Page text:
As artists, we tend to accumulate frames that just don’t quite work. They may have gotten damaged being shipped to a gallery, or banged around being transporting to a show. Maybe they were “ok” frames, but the finish just wasn’t up to gallery standards, or the color didn’t compliment the art.
There are many ways to bring new life back to those old frames so they can come out of storage and proudly showcase your best art!
I have been a fine art restorer for over 35 years and have learned many tricks about repairing damaged frames that I would like to share. Most artists have the ability to refurbish their own frames, but they lack the know-how. Being able to modify your frames can not only save thousands of dollars, but can open a whole new opportunity to individualize and modify frames to be one of a kind pieces that will enhance your art.
I am going to give a step-by-step guide to create a lovely, hand-rubbed, soft black finish. These same steps can be used to modify an existing finish, or be used with other base colors (not just black). So have fun and get creative!
A friend and wonderful artist, Connie Kuhnle, has used some beautiful, soft, greyed colors for her plein air landscapes. One of my favorites is her antiqued mustard yellow frame on a white and yellow farmhouse scene…sheer perfection!!
I often use antiquing and waxing to add interest to a newly purchased frame that just doesn’t quite have the richness I desire. It is a fairly quick and simple step that can make a remarkable difference.
Supply list for warm black antique finish:
- Black paint — I use semi gloss spray enamel, but any good quality, black acrylic enamel paint will work. You can use a brush-on, although you may find that you have some texture of the brush strokes in the finish. They may not be objectionable, depending on the finish you want.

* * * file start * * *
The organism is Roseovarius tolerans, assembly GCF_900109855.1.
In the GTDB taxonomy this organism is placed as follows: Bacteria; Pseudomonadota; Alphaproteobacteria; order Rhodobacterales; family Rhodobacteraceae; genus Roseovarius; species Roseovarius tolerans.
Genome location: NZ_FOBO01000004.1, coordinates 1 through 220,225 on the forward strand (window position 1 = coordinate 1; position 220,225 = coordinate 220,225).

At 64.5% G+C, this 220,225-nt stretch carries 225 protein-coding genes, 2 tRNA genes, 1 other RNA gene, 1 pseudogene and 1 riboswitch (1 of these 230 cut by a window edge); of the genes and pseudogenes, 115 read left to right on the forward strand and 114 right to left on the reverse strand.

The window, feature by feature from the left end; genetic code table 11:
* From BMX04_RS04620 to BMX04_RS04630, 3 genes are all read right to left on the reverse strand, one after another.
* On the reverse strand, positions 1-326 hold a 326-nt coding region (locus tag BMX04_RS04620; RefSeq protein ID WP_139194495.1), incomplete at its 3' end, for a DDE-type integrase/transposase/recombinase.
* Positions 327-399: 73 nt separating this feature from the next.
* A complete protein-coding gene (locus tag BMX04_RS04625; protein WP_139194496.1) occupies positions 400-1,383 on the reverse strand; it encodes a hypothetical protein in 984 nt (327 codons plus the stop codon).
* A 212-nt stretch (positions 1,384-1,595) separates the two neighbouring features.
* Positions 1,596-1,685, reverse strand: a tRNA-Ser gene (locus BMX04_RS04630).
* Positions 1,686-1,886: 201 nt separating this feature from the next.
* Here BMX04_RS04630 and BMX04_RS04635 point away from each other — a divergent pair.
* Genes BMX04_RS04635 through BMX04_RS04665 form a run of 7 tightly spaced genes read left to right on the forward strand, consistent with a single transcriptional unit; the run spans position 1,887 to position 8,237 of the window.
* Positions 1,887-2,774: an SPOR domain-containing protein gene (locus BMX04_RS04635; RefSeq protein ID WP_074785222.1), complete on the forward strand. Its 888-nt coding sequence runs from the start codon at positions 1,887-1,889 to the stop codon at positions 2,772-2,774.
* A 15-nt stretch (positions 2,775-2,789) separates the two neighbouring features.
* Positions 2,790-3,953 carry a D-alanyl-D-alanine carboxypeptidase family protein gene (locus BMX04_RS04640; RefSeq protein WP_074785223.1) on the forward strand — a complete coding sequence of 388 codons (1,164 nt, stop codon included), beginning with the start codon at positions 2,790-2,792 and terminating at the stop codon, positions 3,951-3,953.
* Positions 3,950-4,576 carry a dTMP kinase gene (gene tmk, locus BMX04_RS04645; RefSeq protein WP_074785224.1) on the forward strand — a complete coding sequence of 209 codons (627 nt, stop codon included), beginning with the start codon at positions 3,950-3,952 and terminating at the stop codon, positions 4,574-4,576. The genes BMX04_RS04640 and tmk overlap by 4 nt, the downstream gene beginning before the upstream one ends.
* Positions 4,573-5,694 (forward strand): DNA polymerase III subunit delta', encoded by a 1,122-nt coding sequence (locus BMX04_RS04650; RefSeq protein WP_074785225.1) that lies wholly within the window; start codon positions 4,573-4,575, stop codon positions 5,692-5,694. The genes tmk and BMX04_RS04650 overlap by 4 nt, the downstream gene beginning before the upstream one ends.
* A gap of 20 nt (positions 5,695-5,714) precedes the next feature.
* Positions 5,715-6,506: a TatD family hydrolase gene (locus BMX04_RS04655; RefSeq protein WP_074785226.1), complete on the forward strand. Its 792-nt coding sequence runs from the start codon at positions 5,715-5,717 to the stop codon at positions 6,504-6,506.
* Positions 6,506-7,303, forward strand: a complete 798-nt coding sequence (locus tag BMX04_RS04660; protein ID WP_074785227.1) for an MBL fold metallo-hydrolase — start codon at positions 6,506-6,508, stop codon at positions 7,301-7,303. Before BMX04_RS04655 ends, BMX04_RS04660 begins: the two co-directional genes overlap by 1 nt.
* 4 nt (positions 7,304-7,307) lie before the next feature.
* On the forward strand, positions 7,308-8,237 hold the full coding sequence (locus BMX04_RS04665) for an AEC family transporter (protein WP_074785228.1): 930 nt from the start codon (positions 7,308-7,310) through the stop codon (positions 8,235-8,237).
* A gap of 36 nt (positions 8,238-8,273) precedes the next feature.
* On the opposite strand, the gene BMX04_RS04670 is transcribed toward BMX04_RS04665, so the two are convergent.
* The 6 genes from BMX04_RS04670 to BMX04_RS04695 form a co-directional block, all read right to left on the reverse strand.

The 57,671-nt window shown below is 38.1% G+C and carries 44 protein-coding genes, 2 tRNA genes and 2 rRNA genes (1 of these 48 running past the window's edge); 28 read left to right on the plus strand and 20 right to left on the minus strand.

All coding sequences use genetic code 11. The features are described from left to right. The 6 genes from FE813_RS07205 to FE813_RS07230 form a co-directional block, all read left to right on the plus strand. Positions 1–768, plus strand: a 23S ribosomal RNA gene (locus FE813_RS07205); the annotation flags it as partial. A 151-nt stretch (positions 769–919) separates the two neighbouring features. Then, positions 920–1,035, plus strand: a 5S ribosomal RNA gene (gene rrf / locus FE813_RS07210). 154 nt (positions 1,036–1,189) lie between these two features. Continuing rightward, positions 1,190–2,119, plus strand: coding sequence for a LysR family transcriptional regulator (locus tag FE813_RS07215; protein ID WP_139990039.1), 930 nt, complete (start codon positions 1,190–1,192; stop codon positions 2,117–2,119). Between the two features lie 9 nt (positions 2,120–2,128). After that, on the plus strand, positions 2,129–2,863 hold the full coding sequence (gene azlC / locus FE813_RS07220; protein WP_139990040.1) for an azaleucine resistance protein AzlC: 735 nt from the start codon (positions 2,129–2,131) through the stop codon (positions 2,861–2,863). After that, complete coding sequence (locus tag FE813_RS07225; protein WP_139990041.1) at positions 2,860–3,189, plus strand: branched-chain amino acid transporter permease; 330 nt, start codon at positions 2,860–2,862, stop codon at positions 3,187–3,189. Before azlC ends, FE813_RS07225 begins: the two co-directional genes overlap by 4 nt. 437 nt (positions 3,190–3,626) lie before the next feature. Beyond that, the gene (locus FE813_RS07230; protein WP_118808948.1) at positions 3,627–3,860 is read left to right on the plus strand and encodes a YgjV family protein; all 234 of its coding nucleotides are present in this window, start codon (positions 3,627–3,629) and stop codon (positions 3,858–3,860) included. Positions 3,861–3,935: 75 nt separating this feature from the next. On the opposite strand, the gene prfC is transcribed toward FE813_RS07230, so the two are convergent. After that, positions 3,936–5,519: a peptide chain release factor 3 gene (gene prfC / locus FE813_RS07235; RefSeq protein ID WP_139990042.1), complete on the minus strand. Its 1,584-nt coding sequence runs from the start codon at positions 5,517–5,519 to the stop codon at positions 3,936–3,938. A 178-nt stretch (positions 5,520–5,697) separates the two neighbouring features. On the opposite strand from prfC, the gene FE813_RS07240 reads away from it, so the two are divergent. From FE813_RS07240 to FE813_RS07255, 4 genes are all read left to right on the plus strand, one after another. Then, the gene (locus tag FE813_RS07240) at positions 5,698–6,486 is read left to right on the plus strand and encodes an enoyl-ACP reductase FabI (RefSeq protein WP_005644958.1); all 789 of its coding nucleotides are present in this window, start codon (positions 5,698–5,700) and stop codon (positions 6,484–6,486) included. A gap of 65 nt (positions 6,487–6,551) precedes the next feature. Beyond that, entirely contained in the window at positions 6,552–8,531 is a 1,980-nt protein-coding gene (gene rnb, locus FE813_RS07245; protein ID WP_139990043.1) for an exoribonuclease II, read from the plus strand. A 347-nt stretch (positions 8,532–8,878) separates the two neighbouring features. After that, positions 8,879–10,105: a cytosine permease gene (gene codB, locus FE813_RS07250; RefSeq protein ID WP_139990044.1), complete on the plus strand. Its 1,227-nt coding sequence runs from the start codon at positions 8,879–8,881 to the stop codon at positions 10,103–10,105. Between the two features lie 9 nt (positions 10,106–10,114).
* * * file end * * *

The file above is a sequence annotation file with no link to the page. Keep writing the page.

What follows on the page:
- Red paint — (optional)…same as the black. Used to create a red undertone.
- Fine steel wool
- Fine 280 grit sandpaper
- Antiquing stain…raw umber oil paint will work, as will acrylic. you can also purchase a stain, like Minwax, in a dark walnut color.
- Wax or polish for wood (I like “Bison” Black ebony best)
- Hammer with a claw side
- Polyurethane wood finish, semi-gloss, brush or spray
If an antique white frame is desired, you will need white paint in place of black. This same finish works beautifully with a color as well.
- Lightly sand original finish to cut the gloss a little and allow for better adhesion of the new paint.
- Pound the frame casually, bouncing the claw-side of the hammer over the surface to create even (but not too uniform) scars and indentations if you want a more antique look.
- If red undertone is desired, spray (or brush) on red paint. Allow to dry as per instructions on the paint.
- Lightly rub with steel wool
- Spray (or brush) on black enamel and allow to dry.
- Use sandpaper on edges and across the surface to allow some red to show through and give a “worn” look to the finish. It is going to look best if you have fairly even streaking throughout the frame. If the streaking is not even, the frame will look splotchy.
- Apply raw umber antiquing with a wide brush and wipe with a soft rag, paper towel, or cheesecloth to remove some, but not all, of the antiquing. Allow stain to remain in the crevices as well as the indentations that you made. Allow to dry.
- Spray or brush with polyurethane finish to seal. Allow to dry.
- Apply polishing wax and allow it to dry, then buff to a nice hand-rubbed luster.
- Dust lightly with rottenstone…especially in crevices and detailing of frame. Buff again.
While the written steps may appear time consuming, they really are not. It is important to give each of the finish layers time to dry, so from start to finish, it will take a couple of days, but actual working time on the frame shouldn’t be more than an hour or two. With practice, you will find it easier and easier to achieve the results you are after and start adding your own variations to create one of a kind finishes!